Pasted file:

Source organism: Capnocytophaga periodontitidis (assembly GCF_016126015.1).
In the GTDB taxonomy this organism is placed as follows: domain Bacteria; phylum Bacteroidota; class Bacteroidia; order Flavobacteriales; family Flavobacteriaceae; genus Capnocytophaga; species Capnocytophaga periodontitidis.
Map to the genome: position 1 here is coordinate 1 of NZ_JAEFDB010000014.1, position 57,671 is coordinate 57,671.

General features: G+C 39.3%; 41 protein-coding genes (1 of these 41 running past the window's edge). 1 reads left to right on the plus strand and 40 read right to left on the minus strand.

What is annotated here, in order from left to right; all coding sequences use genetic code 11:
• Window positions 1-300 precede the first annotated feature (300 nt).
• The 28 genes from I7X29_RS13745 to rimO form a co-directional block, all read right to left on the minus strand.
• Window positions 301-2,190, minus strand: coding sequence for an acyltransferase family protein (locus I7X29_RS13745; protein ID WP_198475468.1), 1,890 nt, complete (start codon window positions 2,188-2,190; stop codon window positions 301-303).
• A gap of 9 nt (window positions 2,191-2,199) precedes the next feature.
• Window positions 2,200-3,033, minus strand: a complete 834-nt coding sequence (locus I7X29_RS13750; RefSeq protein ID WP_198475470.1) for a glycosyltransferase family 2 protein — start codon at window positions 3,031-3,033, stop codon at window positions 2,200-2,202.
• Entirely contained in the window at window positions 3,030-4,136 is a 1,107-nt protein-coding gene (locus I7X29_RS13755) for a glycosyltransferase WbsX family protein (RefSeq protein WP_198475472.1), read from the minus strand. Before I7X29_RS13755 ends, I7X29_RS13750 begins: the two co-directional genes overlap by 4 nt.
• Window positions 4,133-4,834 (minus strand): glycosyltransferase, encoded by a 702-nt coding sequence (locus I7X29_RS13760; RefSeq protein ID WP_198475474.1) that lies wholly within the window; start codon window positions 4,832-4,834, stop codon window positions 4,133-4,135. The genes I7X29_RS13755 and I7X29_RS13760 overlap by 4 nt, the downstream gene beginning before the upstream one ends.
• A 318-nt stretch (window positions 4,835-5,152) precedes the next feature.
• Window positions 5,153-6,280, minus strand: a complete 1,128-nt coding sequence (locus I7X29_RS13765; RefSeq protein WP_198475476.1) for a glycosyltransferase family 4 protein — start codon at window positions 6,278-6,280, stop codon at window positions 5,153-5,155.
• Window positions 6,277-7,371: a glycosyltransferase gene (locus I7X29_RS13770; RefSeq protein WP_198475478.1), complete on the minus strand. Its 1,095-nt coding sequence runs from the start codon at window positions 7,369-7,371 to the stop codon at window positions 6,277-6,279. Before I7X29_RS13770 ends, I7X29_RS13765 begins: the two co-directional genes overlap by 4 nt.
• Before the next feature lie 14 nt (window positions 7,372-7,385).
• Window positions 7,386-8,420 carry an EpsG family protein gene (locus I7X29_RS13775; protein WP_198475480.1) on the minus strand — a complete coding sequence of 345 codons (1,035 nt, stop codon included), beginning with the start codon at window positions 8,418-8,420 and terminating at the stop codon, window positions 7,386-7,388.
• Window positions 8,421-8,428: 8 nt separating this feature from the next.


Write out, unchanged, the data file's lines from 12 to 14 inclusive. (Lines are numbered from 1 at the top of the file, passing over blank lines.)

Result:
• Window positions 4,133-4,834 (minus strand): glycosyltransferase, encoded by a 702-nt coding sequence (locus I7X29_RS13760; RefSeq protein ID WP_198475474.1) that lies wholly within the window; start codon window positions 4,832-4,834, stop codon window positions 4,133-4,135. The genes I7X29_RS13755 and I7X29_RS13760 overlap by 4 nt, the downstream gene beginning before the upstream one ends.
• A 318-nt stretch (window positions 4,835-5,152) precedes the next feature.
• Window positions 5,153-6,280, minus strand: a complete 1,128-nt coding sequence (locus I7X29_RS13765; RefSeq protein WP_198475476.1) for a glycosyltransferase family 4 protein — start codon at window positions 6,278-6,280, stop codon at window positions 5,153-5,155.